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Comparison of chaotic and sinusoidal vasomotion in the regulation of microvascular flow

Parthimos, Dimitris, Edwards, David Hughes and Griffith, T. M. 1996. Comparison of chaotic and sinusoidal vasomotion in the regulation of microvascular flow. Cardiovascular Research 31 (3) , pp. 388-399. 10.1016/S0008-6363(95)00123-9

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Abstract

Objective: In order to elucidate the physiological consequences of irregular vasomotion on microvascular flow we have compared the theoretical hydrodynamic consequences of sinusoidal and chaotic fluctuations in the diameter of a single resistance vessel. Methods: In initial experimental studies vasomotion was induced by histamine in isolated rabbit ear resistance arteries (~150 μm diameter) perfused with physiological buffer under both controlled-flow and controlled-pressure conditions. The phase relationships between the observed oscillations in flow and pressure were used to validate a theoretical electrical circuit in which vasomotion was simulated as sinusoidal or as chaotic fluctuations in distal resistance, with compliance incorporated as a parallel capacitance. Results: In both the experimental and theoretical situation, oscillations in flow led those in pressure by ~90 ° in controlled-flow mode, whereas they were ~180 ° out of phase in controlled-pressure mode. In the theoretical model an increase in the amplitude of sinusoidal or chaotic diameter fluctuations enhanced flow, but “paradoxically” increased both time-averaged resistance and conductance. The model showed that with sinusoidal fluctuations the “efficiency” of perfusion (i.e., flow/viscous work expended in perfusing the vessel undergoing vasomotion) exhibited a peak whose magnitude was a function of vasomotion amplitude and the proximal capacitance in the circuit, and was attributable to transient release of charge from this capacitance. This phenomenon was not observed in simulations with chaotic vasomotion. Hydrodynamic effects specific to the presence of chaotic dynamics (e.g., abrupt increases or decreases in flow under the variation of a single parameter) were also evident when the intrinsic complexity of the vasomotion, rather than its amplitude, was varied. Conclusions: The model suggests (i) that vasomotion may serve to increase flow, (ii) that conductance provides a more accurate physiological measure of the functional consequences of active vasomotion than resistance, (iii) that chaotic vasomotion dissipates transients more readily than sinusoidal vasomotion, thereby conferring greater stability to microcirculatory perfusion and (iv) that specific modes of chaotic vasomotion may influence flow independently of their amplitude.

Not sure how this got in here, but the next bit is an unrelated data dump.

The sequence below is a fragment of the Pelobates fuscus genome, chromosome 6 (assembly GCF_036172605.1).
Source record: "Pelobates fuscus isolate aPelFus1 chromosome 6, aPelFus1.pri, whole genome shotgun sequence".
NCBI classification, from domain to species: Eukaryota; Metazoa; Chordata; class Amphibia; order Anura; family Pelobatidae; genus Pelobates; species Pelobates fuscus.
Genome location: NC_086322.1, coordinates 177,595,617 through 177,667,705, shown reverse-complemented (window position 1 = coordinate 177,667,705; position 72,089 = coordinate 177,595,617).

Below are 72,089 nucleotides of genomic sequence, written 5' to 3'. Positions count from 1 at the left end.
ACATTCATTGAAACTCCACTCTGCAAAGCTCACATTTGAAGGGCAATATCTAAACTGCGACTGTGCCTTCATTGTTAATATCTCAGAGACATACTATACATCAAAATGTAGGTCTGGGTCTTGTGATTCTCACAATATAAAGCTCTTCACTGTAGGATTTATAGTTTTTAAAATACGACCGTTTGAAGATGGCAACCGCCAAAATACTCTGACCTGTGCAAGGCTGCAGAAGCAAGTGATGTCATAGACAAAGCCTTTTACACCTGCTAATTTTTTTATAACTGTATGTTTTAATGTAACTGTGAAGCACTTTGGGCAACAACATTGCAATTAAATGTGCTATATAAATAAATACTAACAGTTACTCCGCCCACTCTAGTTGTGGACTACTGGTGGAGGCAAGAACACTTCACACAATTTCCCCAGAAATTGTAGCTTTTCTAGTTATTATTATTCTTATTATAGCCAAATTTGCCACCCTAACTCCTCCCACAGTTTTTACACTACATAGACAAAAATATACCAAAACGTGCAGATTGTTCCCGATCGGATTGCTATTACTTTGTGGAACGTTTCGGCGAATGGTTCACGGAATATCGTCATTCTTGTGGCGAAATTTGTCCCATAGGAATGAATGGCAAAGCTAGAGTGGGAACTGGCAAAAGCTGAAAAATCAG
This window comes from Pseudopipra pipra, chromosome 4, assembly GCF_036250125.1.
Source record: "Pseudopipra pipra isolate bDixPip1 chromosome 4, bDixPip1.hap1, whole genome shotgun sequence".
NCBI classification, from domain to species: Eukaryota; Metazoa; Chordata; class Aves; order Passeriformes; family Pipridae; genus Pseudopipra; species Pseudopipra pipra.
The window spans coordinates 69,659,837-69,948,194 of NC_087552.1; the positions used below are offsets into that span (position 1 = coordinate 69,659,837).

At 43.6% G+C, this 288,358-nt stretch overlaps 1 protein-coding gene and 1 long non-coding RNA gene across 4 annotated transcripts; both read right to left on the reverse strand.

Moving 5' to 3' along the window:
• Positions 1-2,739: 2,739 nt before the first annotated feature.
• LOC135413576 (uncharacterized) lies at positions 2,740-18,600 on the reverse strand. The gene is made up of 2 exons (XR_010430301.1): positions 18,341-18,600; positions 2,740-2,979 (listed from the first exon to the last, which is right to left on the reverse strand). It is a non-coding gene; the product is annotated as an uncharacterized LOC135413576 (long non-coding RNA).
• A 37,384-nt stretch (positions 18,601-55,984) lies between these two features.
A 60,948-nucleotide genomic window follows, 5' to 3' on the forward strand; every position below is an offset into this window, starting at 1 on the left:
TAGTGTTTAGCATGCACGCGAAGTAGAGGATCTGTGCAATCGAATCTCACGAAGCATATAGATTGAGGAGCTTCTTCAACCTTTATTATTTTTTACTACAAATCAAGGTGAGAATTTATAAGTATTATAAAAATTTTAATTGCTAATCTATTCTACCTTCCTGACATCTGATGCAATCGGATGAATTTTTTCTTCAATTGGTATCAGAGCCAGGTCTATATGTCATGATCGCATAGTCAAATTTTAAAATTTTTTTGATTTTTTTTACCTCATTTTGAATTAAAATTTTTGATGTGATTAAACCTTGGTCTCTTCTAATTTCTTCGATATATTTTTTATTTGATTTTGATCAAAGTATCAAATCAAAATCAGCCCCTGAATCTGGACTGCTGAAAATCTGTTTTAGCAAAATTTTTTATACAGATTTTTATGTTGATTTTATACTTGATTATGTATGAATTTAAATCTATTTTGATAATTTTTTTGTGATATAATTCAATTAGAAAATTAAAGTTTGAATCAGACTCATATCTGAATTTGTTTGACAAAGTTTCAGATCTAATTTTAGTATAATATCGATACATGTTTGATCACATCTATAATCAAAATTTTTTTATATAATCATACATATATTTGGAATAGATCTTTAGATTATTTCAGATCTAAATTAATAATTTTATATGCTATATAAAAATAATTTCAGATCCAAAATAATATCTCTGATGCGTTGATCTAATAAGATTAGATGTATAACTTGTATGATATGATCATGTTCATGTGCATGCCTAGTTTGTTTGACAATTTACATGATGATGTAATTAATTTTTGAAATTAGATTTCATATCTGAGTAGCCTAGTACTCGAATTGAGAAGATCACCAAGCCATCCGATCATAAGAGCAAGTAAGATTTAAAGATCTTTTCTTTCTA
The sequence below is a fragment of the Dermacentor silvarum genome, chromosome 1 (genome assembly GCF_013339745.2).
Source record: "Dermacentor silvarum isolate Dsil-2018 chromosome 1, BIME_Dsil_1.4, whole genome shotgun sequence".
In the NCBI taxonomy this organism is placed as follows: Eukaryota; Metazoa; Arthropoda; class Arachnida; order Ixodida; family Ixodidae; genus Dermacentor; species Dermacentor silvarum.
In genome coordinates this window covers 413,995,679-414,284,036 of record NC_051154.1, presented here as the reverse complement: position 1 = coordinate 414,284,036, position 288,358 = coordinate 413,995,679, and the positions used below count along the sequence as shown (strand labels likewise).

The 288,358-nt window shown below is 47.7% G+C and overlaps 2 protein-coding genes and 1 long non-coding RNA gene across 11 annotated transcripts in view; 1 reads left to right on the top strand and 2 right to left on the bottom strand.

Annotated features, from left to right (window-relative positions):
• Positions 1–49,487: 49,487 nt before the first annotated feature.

Item Type: Article
Date Type: Publication
Status: Published
Schools: Medicine
Subjects: R Medicine > R Medicine (General)
Uncontrolled Keywords: Chaos; Microvascular flow; Rabbit, artery
Publisher: Elsevier
ISSN: 0008-6363
Last Modified: 04 Jun 2017 08:03
URI: http://orca-mwe.cf.ac.uk/id/eprint/72316

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